I’ve also been on the other side of the fence. In the early stages of my business, I was a subcontractor to someone else to kickstart my business. It didn’t work out because the person subcontracting to me was not familiar with the software themselves i.e. they didn’t know Powerpoint at all, and so they could not really communicate the clients’ needs very well to me. I also felt that I could easily earn more by finding my own clients, and so that’s what I did. I found it much easier to liaise directly with the client to find out their requirements, rather than go through a middle man.

I think the best way to go about subcontracting is to START OFF SMALL. Outsource a few small projects such as formatting / typing a short document – nothing too major. Get a feel for how you and your subcontractor work together, how reliable they are, how good the work is. There’s no point in outsourcing if you end up spending hours correcting the work.

Be prepared for problems and obstacles. Things may not run smoothly but then again, when it does work out, there’s no better feeling. Let me know how you get on and ….. good luck!

And if you have any thoughts or personal experiences on this, please add a comment!


  • Linda Bryan says:


    I read an article by another veteran VA that suggested referring clients to another VA for a particular project and getting a referral fee. She has a pool of VA’s with a variety of specialties that she does not have that she refers clients to rather than try to do the job herself. That way the client and the VA communicated directly and the VA can be clear on the client’s specific needs. Is that too risky? Do you stand the chance of losing the client to that VA? What kind of agreement would you need (in writing) to have with both the client and the subVA?

    Since I am just starting out, I would like to be considered for some of the “outsourced” work. I would like to know how and where to network with the established VA’s to get small projects from them. I currently work full time as a paralegal/bookkeeper for a firm of four attorneys in various legal niches. Any suggestions?


  • Laura says:


    What a great answer! I’m thinking about this actual process at the moment. Where do you suggest finding people to outsource to?

    Regards, Laura

  • Alice says:

    I strongly suggest,that one should start out small .And then if the person gets loads of work then hire subcontractors.For me I would have aleast three subcontractors. Two of them would look for clients, one would do proofreading before sending it to me.I would doble check and then send it out to my clients.

  • Jocelyne says:


    I am in the process of starting my VA business and I would certainly be willing to subcontract work for a VA just to get me into the beat, help me survive while I am trying to get my business up and running and to learn the ropes while I am doing it. I can forward my C.V. to anyone who needs help.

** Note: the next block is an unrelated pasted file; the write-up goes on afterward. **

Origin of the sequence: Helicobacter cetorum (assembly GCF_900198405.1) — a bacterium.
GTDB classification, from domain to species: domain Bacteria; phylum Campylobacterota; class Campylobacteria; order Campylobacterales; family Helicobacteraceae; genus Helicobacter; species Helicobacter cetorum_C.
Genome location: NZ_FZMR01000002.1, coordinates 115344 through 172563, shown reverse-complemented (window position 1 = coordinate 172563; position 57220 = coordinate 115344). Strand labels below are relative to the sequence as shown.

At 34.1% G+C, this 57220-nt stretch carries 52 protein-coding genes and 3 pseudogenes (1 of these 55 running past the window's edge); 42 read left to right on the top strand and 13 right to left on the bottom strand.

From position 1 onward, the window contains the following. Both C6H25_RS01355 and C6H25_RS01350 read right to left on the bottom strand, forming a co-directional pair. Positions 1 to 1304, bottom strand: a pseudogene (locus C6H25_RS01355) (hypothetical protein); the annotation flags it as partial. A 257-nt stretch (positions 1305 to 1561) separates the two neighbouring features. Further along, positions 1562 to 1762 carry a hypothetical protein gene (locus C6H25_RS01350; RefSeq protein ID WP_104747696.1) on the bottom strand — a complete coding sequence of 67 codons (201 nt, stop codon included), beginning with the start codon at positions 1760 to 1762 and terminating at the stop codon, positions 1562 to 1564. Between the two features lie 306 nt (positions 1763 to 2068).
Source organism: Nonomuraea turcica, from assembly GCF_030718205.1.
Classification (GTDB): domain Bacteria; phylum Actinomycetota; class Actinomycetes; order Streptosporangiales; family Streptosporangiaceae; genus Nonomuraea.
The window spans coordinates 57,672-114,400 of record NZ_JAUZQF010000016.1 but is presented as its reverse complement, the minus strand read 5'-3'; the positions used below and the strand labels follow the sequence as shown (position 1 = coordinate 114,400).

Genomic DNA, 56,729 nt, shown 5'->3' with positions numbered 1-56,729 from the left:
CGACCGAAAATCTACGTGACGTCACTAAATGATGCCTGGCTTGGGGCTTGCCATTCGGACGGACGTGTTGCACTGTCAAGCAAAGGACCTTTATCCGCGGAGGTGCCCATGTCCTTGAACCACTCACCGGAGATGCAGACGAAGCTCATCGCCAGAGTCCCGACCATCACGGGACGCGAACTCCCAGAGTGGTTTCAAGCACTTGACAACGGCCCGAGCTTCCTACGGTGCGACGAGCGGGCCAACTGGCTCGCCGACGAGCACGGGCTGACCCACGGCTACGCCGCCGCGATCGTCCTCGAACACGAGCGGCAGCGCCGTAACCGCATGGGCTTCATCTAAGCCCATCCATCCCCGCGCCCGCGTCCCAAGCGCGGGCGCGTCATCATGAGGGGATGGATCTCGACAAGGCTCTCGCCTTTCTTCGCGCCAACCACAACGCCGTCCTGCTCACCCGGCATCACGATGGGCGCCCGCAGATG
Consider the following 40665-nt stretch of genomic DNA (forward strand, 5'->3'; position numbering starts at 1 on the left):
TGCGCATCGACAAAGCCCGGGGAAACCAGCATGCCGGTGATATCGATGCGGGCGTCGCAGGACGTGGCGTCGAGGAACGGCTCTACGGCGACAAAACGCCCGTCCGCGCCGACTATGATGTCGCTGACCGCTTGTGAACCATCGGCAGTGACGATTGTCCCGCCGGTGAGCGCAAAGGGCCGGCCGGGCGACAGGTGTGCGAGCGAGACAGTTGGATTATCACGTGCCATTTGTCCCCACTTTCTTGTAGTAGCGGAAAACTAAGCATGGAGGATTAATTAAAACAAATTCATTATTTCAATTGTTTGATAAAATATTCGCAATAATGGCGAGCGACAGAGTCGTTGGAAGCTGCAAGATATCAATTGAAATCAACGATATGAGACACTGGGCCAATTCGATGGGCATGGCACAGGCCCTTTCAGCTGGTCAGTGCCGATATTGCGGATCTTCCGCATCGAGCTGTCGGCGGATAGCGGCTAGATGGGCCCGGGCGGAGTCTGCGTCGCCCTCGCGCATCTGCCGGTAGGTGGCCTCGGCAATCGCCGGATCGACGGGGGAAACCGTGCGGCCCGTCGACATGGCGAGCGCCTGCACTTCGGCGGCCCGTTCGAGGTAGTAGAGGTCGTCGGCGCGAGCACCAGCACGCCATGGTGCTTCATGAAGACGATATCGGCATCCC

I was doing administrative/coordinator work so I am familiar with:

    Excel, Word, Acc Pac, Simply Accounting, Data Bases, Outlook Express, 3Web and more. I am willing to learn other software.

    I can do data entry, receptionist, bookkeeping, typing and much more.

    Thank you for reading me. Good luck on your new projects.


  • Primo_Cosmo says:

    Shame on your intent to have an all female staff. Calling them “girls” is abominable, too.

    Sexist, indeed.

    Once knew a female who only hired females in her office. She was promptly sued by a male who applied for a job listed in the newspapers.

    The owner lost a huge sum of money, and her business.

    I, too, was discriminated against by a law firm that only wanted females on their staff.

    I sued and collected big time.

    So, sexists, have at it. If I find out who you are, you better believe I will apply for a job and collect for your discriminatory gender practices against me.

    I’ve been a independent and subcontracting VA, or PA, or whatever it is being called, since I don’t know when (middle of last century is a hint).

  • Lisa Taliga says:

    Hi Linchi (and Laura – I answer your question here too)

    The difference between subcontracting work to another VA and passing on a referral is this:

    - when you subcontract work you are still the main point of contact with the client and they remain your client.
    - when you pass on a referral you effectively ‘give’ the VA that client. From then on, you’re out of the picture.

    Re: passing on referrals in return for a fee, yes you can certainly do that, as a way of covering your marketing costs for getting those clients in the first place. Alternatively, you can just pass on referrals as a way of doing a good deed and maybe one day that VA will pass you a referral too.